COLUMBUS — Clinton County’s unemployment rate improved to 12.9 percent in May, according to data released Tuesday by the Ohio Department of Job and Family Services (JFS).
The state agency reported there were about 2,300 unemployed people in Clinton County in May. That means 800 Clinton Countians went from being jobless in April to having a job in May.
The 12.9 percent local unemployment rate in May was an improvement over Clinton County’s April rate of 17.2 percent.
Clinton County’s rate of 12.9 percent is half a percentage point better than Ohio’s statewide rate in May of 13.4 percent.
Of the counties that geographically touch Clinton County, Highland County had the highest unemployment rate in May: 14.o percent.
Of all Ohio counties, Erie County on the north-central border of the state had the worst rate in May: 19.9 percent.
The state reports that Ohio’s unemployment rate was 13.7% (seasonally adjusted) in May, down from a revised 17.6% in April. Ohio’s nonagricultural wage and salary employment increased 127,100 over the month, from a revised 4,704,000 in April to 4,831,100 in May 2020.
The number of workers unemployed in Ohio in May was 788,000, down 211,000 from 999,000 in April. The number of unemployed has increased by 551,000 in the past 12 months from 237,000. The May unemployment rate for Ohio increased from 4.1% in May 2019.
The U.S. unemployment rate for May was 13.3%, down from 14.7% in April, and up from 3.6% in May 2019.
In Ohio, the state reports that employment in goods-producing industries, at 840,000, increased 38,400 over the month with gains in construction (+19,200), manufacturing (+19,000), and mining and logging (+200). The private service-providing sector, at 3,274,500 increased 112,000 as gains in leisure and hospitality (+36,600), trade, transportation, and utilities (+31,400), educational and health services (+17,000), other services (+13,900), professional and business services (+11,900), and financial activities (+2,000) surpassed losses in information (-800). Government employment, at 716,600, decreased 23,300 with losses in local (-21,300) and state (-2,000) government.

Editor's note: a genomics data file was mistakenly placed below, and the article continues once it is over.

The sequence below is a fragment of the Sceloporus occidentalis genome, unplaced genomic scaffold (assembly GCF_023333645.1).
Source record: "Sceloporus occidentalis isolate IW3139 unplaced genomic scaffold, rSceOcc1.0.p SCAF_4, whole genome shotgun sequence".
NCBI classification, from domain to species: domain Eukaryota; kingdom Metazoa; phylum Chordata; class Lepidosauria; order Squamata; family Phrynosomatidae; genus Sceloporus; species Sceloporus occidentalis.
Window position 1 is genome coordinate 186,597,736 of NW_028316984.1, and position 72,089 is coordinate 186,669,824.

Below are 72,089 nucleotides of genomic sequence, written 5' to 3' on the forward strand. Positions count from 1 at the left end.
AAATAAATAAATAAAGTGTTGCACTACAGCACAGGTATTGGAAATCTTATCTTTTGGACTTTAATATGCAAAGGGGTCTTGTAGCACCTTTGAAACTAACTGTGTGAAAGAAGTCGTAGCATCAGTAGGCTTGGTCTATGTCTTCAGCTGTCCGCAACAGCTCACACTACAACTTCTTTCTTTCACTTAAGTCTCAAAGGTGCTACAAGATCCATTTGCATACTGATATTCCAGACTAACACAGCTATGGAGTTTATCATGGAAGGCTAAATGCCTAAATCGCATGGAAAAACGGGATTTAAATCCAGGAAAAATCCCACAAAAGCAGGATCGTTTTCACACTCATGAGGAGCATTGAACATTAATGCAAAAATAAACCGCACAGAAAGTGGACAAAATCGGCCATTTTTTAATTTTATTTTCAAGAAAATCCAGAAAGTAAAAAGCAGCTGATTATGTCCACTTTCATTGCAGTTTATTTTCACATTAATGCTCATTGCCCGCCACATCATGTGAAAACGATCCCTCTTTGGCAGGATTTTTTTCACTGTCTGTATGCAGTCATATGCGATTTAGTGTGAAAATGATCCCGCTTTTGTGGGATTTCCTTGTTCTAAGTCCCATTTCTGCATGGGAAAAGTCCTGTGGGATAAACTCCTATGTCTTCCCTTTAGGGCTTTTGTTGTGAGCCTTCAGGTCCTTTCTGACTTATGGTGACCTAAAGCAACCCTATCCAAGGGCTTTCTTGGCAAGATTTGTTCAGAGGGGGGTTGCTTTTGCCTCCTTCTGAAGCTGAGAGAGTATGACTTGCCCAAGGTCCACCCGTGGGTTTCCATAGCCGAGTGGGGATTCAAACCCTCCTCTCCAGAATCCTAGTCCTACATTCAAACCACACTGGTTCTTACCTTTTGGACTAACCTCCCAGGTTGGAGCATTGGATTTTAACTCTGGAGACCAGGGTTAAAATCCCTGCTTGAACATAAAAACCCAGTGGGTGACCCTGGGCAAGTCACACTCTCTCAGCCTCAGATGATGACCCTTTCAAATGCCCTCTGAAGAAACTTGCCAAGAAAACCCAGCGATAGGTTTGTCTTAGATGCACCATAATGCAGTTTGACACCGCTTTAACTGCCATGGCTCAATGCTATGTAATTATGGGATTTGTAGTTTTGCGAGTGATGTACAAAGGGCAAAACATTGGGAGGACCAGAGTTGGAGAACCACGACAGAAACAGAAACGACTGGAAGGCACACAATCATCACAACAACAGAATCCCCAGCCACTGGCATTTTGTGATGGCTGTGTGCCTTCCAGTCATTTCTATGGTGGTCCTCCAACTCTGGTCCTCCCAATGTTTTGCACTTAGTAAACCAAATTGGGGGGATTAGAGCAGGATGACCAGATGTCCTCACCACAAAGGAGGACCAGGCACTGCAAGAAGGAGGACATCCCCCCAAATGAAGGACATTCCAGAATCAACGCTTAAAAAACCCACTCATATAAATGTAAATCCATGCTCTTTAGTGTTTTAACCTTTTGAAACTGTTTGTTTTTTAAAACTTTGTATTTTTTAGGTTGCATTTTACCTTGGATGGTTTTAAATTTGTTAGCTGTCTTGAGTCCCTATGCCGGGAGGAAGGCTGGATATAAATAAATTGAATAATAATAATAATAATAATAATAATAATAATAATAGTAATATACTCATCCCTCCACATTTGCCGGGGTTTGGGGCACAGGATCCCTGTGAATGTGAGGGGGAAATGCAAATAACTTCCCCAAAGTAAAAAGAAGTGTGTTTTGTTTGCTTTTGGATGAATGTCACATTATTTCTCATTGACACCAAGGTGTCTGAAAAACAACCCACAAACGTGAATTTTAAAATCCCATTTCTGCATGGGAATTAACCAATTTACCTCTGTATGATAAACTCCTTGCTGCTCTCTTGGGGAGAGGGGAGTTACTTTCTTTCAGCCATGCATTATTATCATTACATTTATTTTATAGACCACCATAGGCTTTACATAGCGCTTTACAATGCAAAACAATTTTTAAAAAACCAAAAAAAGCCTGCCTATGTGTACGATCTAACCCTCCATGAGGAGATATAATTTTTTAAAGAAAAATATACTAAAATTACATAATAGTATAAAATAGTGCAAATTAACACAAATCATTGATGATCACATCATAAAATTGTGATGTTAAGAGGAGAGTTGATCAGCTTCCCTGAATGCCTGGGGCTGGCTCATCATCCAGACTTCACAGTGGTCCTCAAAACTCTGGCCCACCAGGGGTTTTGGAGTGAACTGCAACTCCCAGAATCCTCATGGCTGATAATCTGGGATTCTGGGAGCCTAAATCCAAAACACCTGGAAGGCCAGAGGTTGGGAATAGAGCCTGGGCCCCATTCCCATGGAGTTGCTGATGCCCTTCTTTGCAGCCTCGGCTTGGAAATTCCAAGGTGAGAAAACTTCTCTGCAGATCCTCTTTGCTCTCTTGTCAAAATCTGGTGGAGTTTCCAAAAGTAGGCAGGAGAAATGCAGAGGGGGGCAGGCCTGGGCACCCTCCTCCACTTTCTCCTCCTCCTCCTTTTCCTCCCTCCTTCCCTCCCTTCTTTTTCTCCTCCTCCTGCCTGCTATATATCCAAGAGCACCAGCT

Federal government employment did not change over the month.
From May 2019 to May 2020, nonagricultural wage and salary employment decreased 757,600. Employment in goods-producing industries decreased 100,800. Manufacturing lost 80,900 jobs with losses in durable goods (-73,900) and nondurable goods (-7,000).
Construction decreased 18,100 jobs and mining and logging lost 1,800 jobs. Employment in the private service-providing sector decreased 586,000 with losses in leisure and hospitality (-253,300), professional and business services (-93,500), educational and health services (-91,700), trade, transportation, and utilities (-91,100), other services (-36,500), financial activities (-14,000), and information (-5,900).
Government employment decreased 70,800 as losses in local (-57,600) and state (-13,400) government outpaced gains in federal government (+200).